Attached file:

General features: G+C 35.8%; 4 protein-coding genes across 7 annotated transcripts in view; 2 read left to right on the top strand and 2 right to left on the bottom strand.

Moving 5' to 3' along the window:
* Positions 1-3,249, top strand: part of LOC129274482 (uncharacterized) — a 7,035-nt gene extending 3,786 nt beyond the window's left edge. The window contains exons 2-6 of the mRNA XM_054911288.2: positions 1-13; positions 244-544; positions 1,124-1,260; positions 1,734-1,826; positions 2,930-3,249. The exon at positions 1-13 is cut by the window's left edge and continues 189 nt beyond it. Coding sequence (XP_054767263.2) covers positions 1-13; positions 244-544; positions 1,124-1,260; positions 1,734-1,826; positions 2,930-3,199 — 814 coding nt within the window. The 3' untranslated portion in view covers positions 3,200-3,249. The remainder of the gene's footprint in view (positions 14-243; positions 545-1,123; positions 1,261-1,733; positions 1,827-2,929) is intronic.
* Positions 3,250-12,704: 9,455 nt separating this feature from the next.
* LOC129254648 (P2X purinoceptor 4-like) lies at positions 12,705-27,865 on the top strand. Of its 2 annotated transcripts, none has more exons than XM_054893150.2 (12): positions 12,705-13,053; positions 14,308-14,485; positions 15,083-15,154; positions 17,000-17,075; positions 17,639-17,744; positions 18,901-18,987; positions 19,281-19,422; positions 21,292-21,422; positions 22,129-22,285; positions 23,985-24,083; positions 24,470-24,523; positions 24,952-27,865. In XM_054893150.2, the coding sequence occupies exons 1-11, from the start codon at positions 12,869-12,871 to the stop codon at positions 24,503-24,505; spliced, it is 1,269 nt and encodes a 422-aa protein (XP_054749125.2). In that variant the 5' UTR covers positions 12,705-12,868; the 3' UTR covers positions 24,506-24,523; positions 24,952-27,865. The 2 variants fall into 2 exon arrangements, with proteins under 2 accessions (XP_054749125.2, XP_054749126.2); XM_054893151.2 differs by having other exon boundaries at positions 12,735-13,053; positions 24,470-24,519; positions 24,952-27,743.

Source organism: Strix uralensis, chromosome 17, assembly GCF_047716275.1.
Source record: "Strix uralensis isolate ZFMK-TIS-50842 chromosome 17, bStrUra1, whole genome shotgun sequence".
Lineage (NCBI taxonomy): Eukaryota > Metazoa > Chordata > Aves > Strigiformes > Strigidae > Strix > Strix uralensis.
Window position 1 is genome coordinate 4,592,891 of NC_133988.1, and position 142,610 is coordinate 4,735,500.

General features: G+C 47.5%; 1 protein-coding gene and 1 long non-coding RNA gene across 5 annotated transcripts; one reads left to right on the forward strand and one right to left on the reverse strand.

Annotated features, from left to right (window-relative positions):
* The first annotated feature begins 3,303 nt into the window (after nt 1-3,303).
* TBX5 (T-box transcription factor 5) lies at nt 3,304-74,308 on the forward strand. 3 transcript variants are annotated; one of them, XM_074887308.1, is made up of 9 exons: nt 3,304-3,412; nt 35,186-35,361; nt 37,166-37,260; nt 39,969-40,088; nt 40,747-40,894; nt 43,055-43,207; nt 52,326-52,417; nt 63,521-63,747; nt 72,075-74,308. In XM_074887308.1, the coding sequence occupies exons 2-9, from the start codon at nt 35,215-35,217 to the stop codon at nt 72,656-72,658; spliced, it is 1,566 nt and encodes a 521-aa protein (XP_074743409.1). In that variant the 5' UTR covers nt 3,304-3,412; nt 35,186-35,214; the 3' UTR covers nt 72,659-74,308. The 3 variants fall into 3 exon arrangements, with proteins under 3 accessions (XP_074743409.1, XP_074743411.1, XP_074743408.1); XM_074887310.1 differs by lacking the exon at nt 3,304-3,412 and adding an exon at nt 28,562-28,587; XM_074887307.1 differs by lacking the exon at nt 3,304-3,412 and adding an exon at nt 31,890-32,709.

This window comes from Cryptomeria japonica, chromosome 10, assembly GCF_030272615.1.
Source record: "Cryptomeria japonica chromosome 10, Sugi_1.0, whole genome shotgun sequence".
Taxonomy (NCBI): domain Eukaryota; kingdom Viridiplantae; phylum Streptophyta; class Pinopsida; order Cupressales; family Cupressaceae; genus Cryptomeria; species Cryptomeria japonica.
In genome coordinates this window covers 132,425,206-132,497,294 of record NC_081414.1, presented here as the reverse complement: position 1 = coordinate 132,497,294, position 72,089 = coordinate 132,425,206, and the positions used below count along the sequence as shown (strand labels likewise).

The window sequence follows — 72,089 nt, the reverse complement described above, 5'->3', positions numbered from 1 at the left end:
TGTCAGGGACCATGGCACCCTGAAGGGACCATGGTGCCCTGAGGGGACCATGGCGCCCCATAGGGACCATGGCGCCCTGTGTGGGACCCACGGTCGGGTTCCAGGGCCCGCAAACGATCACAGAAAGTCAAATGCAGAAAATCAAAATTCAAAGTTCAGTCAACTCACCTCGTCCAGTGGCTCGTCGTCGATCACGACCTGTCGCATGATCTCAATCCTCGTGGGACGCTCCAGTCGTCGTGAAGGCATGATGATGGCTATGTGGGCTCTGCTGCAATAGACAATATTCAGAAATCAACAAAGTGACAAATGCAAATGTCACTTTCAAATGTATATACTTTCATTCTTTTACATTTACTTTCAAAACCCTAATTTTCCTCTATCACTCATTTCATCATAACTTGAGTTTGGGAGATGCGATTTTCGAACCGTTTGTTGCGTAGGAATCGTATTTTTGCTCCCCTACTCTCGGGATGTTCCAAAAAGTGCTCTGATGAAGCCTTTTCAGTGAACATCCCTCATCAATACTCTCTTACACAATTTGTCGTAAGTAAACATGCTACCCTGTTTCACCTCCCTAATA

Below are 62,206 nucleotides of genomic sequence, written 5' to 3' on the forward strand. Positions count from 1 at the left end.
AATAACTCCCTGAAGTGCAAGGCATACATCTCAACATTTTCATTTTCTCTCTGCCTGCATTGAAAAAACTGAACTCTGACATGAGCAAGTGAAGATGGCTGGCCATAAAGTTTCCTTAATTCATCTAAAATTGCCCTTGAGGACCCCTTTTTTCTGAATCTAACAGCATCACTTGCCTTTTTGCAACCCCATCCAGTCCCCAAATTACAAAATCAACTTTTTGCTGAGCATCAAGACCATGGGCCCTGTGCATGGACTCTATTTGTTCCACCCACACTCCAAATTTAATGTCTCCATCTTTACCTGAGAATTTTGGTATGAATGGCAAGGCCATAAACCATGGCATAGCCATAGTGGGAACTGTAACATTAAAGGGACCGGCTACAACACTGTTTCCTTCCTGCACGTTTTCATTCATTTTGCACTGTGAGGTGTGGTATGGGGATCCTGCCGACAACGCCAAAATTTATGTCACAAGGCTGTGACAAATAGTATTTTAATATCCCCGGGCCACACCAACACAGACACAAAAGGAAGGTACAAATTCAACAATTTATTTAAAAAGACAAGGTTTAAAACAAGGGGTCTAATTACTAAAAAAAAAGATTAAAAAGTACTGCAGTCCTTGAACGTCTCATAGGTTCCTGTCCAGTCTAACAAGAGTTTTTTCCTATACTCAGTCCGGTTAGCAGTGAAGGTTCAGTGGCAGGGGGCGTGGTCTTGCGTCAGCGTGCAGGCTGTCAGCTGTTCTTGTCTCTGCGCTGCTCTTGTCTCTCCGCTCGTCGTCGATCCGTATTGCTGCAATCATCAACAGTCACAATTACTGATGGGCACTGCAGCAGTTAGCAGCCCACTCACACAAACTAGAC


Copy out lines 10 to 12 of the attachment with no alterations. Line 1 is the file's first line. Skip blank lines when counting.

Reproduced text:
General features: G+C 47.5%; 1 protein-coding gene and 1 long non-coding RNA gene across 5 annotated transcripts; one reads left to right on the forward strand and one right to left on the reverse strand.

Annotated features, from left to right (window-relative positions):
* The first annotated feature begins 3,303 nt into the window (after nt 1-3,303).